by Vicki Soanes, Secretary General, New Zealand National Commission for UNESCO
Vicki Soanes - Secretary General — Image by: New Zealand National Commission for UNESCO

As soon as I read the powerful and moving poems and stories in this publication I thought of the words that greet you on the New Zealand National Commission for UNESCO’s website: Bringing the world to Aotearoa and taking Aotearoa to the world.

The Heat is On: Young Writers on the Climate Crisis is the perfect example of how important it is to connect young people from Aotearoa with their peers from around the world. It is a poignant illustration of how we must work together collectively, and globally, to address issues such as climate change, and how by doing this we will help create a more peaceful, healthy and sustainable world.

What also touched me is how much this publication speaks to the essence of our work, and the work of UNESCO globally. I am privileged and proud to work for an organisation driven by values. An organisation that was founded on the understanding that peace can only be achieved through solidarity, sharing of knowledge and collective action.

The UNESCO Creative Cities Network (now encompassing nearly 300 cities around the world – including four in Aotearoa New Zealand) was created to connect cities across the globe that are working towards a common objective of placing creativity and cultural industry at the heart of their work.

This resource is a beautiful illustration of why UNESCO created the Creative Cities Network. It is also a fabulous way of raising awareness of the Creative Cities Network to a global youth audience, who may not be aware that they live or study in a Creative City and the many opportunities that arise for youth through the UNESCO Creative Cities Network. I congratulate Ōtepoti Dunedin UNESCO City of Literature, for exemplifying the best aspirations of the Network.

Youth voice is of great importance to UNESCO and to us at the New Zealand National Commission. Not only do we support events, projects and initiatives that get young people involved in our priority areas, but we also co-ordinate the UNESCO Aotearoa Youth Leader programme.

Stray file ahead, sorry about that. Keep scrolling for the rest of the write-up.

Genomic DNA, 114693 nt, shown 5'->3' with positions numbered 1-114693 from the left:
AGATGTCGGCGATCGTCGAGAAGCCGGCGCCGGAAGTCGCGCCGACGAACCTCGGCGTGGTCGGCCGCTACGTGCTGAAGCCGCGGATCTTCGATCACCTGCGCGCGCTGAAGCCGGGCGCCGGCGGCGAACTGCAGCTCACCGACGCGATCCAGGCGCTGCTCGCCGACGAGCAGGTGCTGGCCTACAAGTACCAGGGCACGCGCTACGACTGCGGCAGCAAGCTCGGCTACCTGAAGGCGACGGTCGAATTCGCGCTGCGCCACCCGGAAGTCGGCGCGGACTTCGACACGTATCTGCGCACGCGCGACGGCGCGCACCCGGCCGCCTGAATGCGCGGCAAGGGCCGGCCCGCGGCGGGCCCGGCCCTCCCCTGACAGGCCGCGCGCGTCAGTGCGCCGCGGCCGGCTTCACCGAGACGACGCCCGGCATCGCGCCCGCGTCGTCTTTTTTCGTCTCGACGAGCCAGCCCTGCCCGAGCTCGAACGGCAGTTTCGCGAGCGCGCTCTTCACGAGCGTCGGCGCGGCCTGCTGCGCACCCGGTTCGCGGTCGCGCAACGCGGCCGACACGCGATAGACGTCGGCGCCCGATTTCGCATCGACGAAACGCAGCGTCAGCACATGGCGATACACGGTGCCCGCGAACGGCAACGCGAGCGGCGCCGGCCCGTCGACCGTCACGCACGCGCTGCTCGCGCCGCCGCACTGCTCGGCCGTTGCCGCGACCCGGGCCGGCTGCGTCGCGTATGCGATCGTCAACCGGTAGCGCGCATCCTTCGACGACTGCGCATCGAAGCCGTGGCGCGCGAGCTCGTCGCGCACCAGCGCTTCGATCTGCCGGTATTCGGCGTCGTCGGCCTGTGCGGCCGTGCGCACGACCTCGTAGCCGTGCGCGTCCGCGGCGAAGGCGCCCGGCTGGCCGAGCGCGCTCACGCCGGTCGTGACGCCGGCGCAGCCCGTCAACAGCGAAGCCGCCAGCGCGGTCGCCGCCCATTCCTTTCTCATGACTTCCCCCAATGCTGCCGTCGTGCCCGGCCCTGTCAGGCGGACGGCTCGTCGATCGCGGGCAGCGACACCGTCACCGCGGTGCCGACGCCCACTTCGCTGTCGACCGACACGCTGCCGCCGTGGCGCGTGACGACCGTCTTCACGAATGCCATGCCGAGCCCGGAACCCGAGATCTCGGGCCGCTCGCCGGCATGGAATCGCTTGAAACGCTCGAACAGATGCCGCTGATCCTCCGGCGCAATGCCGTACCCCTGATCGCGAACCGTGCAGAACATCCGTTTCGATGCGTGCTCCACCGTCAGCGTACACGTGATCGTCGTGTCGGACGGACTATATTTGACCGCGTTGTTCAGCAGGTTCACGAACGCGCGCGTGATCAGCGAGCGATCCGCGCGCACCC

Our UNESCO Aotearoa Youth Leaders (which currently consist of 10 young leaders aged between 18 and 25 years) help connect the work of UNESCO to their local communities and networks and enable us to reflect the voice, insight and aspirations of youth in the work we do. This publication is one that will speak volumes to our UNESCO Aotearoa Youth Leaders and I’m sure that the poems and stories told within these pages will be passed through to their communities across Aotearoa New Zealand.

When reading through the beautiful, timely and insightful words of the featured young writers I realised that their words touch almost every aspect of our work, including our current priority areas of Oceans for the Wellbeing of People and the Planet; Empowering Communities for Sustainable Futures; Indigenous Knowledge and Language; and Freedom of Responsible Expression. So, when I then read a poem on climate change which speaks to the change in our oceans and is written in an indigenous tongue it really is a powerful illustration of the interconnectivity of our work in Aotearoa New Zealand and the international work of UNESCO.

These young writers really challenge us to focus on what is important to enable our global communities to have a better, brighter and sustainable future. Reading the poems and stories within this publication is one way that we can listen and learn and educate ourselves and those around us.

I hope that those who read the moving and at times haunting words within this publication take the time not only to digest the powerful words of our youth but also to help further promote their sentiments. So that we can work together within our local communities, within our UNESCO Creative Cities and our future Creative Cities, and most importantly globally, to combat climate change.

Young people are passionate about addressing the challenges that face our world and recognising the importance of swift change in doing so. The rest of us need to listen. And to act.

Vicki Soanes

Secretary General, New Zealand National Commission for UNESCO.

Deepening connections between the people of Aotearoa New Zealand and UNESCO globally through the sharing of ideas and building capability for a sustainable, healthy and more peaceful future.